Mar 27th, 2017, 11:30 AM

Peggy Guggenheim

By Leah Levine
Image Credit: Flickr/b ockmoa
A woman to remember, and a museum to visit.

When I traveled to Venice this semester, I discovered the gem known as Peggy Guggenheim. An American woman with a life full of loves, deaths, and discovery. Born as Marguerite Guggenheim in 1898, a member of the Guggenheim empire at the time, Peggy grew up in a comfortable family that became wealthy in the mining industry. Peggy had two sisters, Benita and Barbara, and a mother who she disliked; her father was her idol. Unfortunately, in 1912 Peggy's father passed away with the sinking of the Titanic. After her father's death Peggy's wandering spirit and thirst for life drove her move to Paris, where she discovered Paris' thriving art scene in the 1920's. Her colorful adventures were filled with love stories of artists; Max Ernst, Laurence Vail and Samuel Beckett. Rumor has it, that an artist sold her a painting during their time in bed.

"I was a liberated woman long before there was a name for it." - Peggy Guggenheim

In her first attempt at love, she married French-American artist Laurence Vail in 1922. They had two children, Sinbad and Pegeen, born in different parts of Europe due to their parents wandering artistic lifestyle. In 1928, Peggy and Laurence divorced, and Peggy continued her journey for love. Peggy hoped to come across new ways of art and explore the realms of creativity around the world when she fell in love with Laurence. He paralled this idea, hoping to give her artistic prowess being a young woman in her early 20's when they married. This is befitting of Peggy, as according to her, love and art were meant for each other; Peggy  would do nothing to keep them apart. When asked about the number of husbands she had in an interview she responded, "My own, or other people's?"

In her lifetime, Peggy said that despite her two marriages and hundreds of affairs, she only truly loved one man: John Ferrar Holms. He was a British war hero and a writer, Peggy and John traveled together for two years before settling down in London in 1931. However, Peggy had to make one of the most difficult decisions of her life during their time together. Due to the prejudice and societal role of women in the 1920s and 30s, the courts mandated that Peggy had to decide whether to keep her son, or leave John. In the end, she chose to be with John and let Sinbad be raised in his father's care. This moment of sadness would not be over yet, because in 1933 John died after not waking up from anesthesia while undergoing a routine surgery from years of drinking.

In 1939, Peggy returned to Paris  with plans for a museum of her own on a rat race to buy one piece of art per day. During the pre-World War 2 era, artists were desperate to hide their pieces away from the Nazis, and therefore sold them for ridiculous prices. Peggy assembled a collection in a matter of seven years. In her true manner of self discovery  Peggy always strived for more. She supposedly discovered Pollock when he was doing construction for a family member, and gave him the platform and impetus to be the world-renowned artist that he is today. Searching for a new gem to inspire her would subsequently allow Peggy to educate the world of its numerous wonders; then came Venice.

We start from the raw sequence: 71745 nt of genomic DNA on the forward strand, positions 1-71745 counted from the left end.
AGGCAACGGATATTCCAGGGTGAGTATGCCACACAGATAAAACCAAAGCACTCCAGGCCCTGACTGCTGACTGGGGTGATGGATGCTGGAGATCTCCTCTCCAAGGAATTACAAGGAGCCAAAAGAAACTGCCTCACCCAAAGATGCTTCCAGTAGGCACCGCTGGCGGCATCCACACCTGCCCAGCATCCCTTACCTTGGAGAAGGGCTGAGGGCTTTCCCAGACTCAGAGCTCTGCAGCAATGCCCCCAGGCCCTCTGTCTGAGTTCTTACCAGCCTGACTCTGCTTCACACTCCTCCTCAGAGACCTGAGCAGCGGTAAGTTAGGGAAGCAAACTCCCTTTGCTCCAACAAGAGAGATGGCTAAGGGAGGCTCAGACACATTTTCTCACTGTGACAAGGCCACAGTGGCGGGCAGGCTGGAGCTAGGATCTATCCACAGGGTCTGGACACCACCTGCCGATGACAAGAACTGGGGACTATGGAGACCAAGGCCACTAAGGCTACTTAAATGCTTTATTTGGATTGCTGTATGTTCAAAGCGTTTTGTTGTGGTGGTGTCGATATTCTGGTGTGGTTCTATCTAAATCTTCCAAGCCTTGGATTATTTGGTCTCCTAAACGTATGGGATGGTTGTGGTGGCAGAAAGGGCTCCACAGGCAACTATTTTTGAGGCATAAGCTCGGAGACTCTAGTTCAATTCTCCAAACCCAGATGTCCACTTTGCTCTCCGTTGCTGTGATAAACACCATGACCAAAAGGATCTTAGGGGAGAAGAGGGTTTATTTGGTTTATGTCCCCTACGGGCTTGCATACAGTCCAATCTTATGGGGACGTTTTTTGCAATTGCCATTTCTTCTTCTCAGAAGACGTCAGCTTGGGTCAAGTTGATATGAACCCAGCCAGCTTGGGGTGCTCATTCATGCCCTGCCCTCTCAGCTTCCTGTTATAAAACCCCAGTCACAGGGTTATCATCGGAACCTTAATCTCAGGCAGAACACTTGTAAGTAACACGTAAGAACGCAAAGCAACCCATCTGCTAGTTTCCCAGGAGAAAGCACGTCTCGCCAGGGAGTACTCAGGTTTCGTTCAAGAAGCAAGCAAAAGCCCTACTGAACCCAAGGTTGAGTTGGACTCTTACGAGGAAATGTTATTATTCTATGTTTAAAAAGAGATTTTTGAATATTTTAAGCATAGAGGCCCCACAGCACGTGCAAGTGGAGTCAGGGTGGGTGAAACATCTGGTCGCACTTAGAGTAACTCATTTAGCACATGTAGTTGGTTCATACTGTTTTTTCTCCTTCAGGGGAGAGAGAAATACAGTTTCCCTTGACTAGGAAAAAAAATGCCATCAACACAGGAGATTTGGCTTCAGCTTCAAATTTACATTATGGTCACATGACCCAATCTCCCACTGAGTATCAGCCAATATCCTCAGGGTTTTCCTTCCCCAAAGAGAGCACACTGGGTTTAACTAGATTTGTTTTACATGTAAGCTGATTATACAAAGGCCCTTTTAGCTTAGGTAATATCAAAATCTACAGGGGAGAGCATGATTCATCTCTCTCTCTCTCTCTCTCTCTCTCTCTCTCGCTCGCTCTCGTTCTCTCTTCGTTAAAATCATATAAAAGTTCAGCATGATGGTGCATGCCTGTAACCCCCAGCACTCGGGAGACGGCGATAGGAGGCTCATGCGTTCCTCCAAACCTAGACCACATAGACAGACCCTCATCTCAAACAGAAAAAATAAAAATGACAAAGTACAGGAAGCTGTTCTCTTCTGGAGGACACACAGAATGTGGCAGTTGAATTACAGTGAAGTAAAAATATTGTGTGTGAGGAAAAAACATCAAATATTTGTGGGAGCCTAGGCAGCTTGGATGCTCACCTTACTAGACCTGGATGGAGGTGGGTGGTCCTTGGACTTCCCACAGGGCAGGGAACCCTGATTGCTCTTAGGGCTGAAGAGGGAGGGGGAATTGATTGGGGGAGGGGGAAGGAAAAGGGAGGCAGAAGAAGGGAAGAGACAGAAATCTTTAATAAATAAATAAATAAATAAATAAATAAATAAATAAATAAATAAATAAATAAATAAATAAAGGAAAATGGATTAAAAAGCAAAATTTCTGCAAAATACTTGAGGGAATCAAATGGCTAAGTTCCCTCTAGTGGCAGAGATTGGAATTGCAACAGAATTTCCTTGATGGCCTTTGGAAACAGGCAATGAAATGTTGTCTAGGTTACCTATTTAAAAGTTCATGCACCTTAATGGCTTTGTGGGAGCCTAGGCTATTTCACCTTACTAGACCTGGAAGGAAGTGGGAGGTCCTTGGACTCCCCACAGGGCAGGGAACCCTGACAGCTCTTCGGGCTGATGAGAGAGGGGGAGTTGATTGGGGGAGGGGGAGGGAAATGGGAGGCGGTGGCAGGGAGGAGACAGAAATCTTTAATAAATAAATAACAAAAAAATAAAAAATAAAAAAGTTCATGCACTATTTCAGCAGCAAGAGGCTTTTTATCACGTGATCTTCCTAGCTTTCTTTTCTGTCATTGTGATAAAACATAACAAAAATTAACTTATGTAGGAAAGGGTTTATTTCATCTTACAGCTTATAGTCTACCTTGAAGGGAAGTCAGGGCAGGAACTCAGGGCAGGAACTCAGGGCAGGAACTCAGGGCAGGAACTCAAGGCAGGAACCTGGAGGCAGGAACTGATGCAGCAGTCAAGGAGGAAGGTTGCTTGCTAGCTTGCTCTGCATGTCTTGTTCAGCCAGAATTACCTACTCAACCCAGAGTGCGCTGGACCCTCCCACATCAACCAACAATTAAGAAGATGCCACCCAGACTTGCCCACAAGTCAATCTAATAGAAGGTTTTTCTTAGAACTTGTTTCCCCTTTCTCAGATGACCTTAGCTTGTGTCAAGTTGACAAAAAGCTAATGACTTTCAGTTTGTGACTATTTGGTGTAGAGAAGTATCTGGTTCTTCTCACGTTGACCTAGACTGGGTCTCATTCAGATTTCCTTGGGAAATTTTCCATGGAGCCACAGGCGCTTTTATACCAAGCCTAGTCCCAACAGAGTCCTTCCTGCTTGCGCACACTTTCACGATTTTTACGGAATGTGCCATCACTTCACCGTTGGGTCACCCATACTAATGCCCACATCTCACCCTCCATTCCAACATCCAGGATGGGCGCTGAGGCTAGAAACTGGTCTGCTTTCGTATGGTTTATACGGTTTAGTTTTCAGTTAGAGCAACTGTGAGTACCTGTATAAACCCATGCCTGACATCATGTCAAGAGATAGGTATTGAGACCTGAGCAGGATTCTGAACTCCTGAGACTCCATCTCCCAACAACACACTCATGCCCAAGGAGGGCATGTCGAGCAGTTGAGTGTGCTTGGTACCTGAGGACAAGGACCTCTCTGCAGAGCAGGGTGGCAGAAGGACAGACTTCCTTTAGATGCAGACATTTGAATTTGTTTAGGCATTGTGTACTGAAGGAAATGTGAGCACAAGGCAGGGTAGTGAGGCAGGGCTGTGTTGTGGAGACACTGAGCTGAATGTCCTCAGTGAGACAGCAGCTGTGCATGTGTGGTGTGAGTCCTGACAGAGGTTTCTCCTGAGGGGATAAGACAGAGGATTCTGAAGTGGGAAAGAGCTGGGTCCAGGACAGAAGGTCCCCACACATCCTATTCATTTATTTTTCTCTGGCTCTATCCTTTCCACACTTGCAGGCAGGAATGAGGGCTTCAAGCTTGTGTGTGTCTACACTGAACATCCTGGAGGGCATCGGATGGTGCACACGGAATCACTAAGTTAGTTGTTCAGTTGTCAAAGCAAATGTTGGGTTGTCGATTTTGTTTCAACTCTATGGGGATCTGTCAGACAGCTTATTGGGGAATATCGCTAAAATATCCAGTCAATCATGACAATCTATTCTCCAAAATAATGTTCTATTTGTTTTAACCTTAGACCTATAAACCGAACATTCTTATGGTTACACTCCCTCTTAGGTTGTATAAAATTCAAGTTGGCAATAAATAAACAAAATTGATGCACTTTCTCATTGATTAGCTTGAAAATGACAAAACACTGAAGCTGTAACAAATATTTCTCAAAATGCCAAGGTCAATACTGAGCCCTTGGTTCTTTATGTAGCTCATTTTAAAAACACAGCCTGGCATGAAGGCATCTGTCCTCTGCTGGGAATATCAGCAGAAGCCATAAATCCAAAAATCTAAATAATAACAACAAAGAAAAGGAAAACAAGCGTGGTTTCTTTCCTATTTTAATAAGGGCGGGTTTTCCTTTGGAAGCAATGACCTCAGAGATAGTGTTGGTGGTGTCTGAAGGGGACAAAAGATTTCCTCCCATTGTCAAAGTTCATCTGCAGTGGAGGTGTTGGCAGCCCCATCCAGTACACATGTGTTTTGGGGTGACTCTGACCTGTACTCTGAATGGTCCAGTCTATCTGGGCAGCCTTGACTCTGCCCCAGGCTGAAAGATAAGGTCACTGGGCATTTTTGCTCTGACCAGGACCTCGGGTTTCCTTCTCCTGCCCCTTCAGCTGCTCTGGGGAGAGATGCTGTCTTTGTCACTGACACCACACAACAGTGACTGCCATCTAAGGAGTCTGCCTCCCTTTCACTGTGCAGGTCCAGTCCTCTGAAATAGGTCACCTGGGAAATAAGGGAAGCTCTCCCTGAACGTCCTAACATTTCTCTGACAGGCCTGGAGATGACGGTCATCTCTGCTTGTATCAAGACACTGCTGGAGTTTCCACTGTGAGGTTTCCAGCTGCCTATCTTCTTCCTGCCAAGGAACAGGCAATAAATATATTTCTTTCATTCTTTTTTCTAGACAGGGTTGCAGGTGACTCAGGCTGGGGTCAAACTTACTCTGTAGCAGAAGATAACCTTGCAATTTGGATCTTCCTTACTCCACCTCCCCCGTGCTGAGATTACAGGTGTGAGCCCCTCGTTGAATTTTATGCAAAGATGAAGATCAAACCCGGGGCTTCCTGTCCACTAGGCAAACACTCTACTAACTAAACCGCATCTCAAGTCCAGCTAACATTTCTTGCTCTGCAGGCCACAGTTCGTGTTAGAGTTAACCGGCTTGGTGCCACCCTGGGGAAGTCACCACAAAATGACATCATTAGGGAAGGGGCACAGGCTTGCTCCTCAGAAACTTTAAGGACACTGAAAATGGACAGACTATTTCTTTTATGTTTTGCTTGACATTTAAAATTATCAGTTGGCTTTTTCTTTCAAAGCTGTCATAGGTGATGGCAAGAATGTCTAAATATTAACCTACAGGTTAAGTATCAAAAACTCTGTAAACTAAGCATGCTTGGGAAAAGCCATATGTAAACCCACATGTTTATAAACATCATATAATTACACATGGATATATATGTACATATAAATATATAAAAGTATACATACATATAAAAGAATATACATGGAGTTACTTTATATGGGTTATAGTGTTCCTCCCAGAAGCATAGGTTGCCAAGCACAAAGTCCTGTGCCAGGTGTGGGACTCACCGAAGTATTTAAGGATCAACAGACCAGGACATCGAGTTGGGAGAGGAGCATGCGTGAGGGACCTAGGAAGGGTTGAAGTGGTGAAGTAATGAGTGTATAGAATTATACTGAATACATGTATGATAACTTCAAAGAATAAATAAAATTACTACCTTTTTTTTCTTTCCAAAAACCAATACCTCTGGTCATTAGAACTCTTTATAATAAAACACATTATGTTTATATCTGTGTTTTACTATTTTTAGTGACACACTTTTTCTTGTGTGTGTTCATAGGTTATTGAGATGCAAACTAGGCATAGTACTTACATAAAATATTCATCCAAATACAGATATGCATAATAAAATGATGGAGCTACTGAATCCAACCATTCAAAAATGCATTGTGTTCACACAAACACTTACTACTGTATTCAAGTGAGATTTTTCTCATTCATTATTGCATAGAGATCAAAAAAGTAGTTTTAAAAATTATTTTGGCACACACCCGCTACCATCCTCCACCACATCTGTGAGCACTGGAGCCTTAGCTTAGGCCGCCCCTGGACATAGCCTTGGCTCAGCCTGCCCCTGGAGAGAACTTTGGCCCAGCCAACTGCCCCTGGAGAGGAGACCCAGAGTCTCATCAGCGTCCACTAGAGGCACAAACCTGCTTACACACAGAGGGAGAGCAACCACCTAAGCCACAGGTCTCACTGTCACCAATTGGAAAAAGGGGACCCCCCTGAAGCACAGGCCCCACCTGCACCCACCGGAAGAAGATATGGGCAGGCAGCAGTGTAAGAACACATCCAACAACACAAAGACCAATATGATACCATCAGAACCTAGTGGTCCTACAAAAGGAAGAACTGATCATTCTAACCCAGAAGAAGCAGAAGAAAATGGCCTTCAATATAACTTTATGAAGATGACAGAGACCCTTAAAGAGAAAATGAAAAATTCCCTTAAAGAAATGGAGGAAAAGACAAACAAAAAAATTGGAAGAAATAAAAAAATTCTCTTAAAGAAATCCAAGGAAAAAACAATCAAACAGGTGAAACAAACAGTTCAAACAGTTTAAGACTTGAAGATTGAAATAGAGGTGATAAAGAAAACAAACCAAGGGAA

Image Credit: Flickr/Franco Celant

"Every hour of the day is a miracle of light. In summer with daybreak the rising sun produces such a tender magic on the water that it nearly breaks one's heart." - Peggy Guggenheim 

Peggy purchased the 18th-century Palazzo in 1949 on the Grand Canal in Venice, now the Peggy Guggenheim Museum. Tourists enter from a back entrance but if you know the right people you can arrive via the boat entrance right on the canal. Her compound housed artists at any moment, along with her 14 dogs (all buried in the backyard next to Peggy). The sprawling mansion is filled with works by Picasso, Pollock, Rothko, Dali, Giacometti and Kandinsky in thematical organization of time periods and artist movements. You can wander from room to room and search for the framed photograph of Peggy, calmly perched over a couch or armchair.

Image Credit: Flickr/Charlotte Chen

The house is designed in a bungalow style fashion with rooms to the right and left, with only a couple steps up or down to enter the next artistic angle. In a far right corner, facing the Grand Canal, is a room dedicated to her daughter Pegeen. Her artwork is displayed among quotes of praise from her mother depicting the brilliant artist that she would become. Yet again in Peggy's life, Pegeen would precede her in death. 

Image Credit: Flickr/Sarah-Rose

"I look back on my life with great joy. I think it was a very successful life. I always did what I wanted and never cared what anyone thought." - Peggy Guggenheim

I encourage you to take Peggy's advice, even in the form of darting off to Venice for a couple months. The Guggenheim in Venice has an internship program for young people with open enrollment. A stipend and aide in finding housing allows for an easy transition to the city on water.

Don't hesitate, because Venice is sinking at a rate of 1-2 millimeters a year. For suggestions on how to explore the city, here is an article with more information.